The facts which give rise to this issue emanate from the decision made by the respondent on 30 December 2016 to the first three objections raised by the appellant in the letter of 28 April 2016. The first objection was that the costs from which the input tax was claimed were incurred by the appellant as a principal and not agent as envisaged by section 56 (1) and (2) of the VAT Act. The appellant incurred in its own right the costs of packaging, transport, salaries and other administrative functions associated with the business for which it issued tax invoices in its own name.

The second ground of objection was that the position adopted by the respondent undermined the effectiveness of the VAT system and disadvantaged the fiscus. The VAT system was designed to account for VAT at each stage of the transaction cycle until it reached the final consumer. Any intermediate consumer in the cycle is entitled to claim as input VAT, the VAT incurred on receipt by him of any taxable supply and charge output VAT on any further supply thereof. In other words, output VAT is charged by the supplier and incurred as input VAT by the recipient of goods or services while input VAT is claimed by such a recipient when it further supplies the goods or services to other recipients in the consumption chain. The appellant further averred that the Mills, charged output tax which it paid as input tax for the supply of the services in respect of the packaging and storage of the sugar and related products.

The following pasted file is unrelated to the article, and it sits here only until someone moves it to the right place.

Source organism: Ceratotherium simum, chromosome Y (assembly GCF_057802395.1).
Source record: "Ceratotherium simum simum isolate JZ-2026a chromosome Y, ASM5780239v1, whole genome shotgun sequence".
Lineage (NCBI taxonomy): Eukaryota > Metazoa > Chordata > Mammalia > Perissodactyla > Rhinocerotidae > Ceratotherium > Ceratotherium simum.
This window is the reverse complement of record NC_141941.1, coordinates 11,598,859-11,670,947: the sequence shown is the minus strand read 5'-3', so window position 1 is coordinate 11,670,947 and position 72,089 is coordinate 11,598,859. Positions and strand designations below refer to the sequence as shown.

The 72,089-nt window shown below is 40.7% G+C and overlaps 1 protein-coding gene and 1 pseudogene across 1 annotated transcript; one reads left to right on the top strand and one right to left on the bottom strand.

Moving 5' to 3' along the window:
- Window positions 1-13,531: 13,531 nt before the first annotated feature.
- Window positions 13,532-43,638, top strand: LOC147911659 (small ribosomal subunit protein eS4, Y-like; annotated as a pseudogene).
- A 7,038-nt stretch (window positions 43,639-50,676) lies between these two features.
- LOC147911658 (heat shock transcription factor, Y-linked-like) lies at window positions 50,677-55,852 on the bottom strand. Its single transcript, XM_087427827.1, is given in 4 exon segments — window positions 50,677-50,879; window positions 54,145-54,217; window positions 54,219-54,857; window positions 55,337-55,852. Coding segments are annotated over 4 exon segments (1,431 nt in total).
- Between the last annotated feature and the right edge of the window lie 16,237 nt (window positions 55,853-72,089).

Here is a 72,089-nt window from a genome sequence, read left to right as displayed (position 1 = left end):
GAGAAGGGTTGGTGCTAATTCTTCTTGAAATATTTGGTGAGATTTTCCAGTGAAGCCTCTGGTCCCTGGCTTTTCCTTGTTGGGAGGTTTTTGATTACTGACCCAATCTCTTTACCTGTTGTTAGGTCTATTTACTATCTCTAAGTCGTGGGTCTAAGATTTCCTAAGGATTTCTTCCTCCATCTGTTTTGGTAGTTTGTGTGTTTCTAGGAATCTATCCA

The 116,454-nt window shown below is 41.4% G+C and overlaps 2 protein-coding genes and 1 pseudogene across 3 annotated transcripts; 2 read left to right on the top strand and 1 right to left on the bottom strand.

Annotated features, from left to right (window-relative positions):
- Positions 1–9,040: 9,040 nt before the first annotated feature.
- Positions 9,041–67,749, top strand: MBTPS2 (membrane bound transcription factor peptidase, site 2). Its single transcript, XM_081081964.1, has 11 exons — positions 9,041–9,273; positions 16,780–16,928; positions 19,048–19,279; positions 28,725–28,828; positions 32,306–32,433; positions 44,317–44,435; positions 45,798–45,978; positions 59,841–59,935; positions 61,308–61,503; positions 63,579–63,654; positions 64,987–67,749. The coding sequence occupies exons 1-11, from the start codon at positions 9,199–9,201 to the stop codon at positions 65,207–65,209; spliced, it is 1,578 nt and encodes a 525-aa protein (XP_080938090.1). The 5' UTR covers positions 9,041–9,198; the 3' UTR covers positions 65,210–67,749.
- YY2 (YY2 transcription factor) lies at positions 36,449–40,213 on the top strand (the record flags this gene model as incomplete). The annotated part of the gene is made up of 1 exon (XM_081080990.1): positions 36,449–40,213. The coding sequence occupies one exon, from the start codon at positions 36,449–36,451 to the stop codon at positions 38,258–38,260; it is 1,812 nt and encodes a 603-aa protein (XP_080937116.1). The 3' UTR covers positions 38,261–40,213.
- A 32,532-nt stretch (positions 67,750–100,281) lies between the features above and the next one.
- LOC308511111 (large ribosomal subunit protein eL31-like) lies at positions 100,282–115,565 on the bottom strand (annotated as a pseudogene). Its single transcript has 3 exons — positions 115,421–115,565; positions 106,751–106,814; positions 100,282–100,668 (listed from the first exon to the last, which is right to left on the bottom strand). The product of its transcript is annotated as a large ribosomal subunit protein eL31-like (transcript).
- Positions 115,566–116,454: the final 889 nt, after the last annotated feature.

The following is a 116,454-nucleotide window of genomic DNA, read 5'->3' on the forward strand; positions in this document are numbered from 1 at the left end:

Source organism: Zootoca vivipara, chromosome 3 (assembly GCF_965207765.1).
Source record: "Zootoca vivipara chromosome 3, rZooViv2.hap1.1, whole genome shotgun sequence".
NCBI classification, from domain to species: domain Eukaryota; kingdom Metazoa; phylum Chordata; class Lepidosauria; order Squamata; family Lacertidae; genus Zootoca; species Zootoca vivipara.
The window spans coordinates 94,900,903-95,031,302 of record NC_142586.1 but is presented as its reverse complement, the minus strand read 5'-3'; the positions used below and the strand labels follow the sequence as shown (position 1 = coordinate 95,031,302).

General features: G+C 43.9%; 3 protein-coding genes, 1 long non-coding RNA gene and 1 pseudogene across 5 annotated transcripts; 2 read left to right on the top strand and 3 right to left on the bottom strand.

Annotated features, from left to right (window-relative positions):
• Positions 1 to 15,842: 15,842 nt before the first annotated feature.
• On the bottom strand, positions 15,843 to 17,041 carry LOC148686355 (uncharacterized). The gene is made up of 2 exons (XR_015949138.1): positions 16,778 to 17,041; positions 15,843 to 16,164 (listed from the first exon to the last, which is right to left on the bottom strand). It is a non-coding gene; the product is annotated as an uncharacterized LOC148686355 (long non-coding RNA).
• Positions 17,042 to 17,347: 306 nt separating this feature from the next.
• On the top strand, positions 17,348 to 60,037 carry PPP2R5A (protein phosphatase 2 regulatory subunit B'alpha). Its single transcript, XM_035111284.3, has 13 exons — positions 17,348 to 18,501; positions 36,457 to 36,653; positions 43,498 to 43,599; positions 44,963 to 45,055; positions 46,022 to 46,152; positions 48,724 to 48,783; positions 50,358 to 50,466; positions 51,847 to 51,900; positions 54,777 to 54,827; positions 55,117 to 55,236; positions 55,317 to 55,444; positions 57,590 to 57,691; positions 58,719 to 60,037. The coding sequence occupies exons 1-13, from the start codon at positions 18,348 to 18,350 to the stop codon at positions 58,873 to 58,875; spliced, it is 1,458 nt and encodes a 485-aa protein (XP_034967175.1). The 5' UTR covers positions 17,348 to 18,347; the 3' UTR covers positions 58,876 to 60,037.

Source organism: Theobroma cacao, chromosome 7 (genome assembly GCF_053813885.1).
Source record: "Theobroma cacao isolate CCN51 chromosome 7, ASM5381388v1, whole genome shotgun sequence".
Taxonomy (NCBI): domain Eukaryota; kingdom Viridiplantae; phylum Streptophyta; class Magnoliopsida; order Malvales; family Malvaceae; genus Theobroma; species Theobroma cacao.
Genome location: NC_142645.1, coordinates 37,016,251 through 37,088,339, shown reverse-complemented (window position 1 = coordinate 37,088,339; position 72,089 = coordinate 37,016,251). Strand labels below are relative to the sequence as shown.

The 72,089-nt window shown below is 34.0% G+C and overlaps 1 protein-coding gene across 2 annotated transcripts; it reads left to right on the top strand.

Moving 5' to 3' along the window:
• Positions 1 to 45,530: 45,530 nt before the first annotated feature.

The third objection was that the position advocated by the respondent failed to deal with multiple principals. The appellant contended that it was impractical and unwieldy to request approximately 880 sugar producers plus the 2 Mills to individually claim their respective share of input tax on the marketing and distribution services provided on their behalf by the appellant. The pooling arrangement adopted by the appellant appeared to be in tandem with the intention of the legislature found in s 54 (1) of the VAT Act, which provides: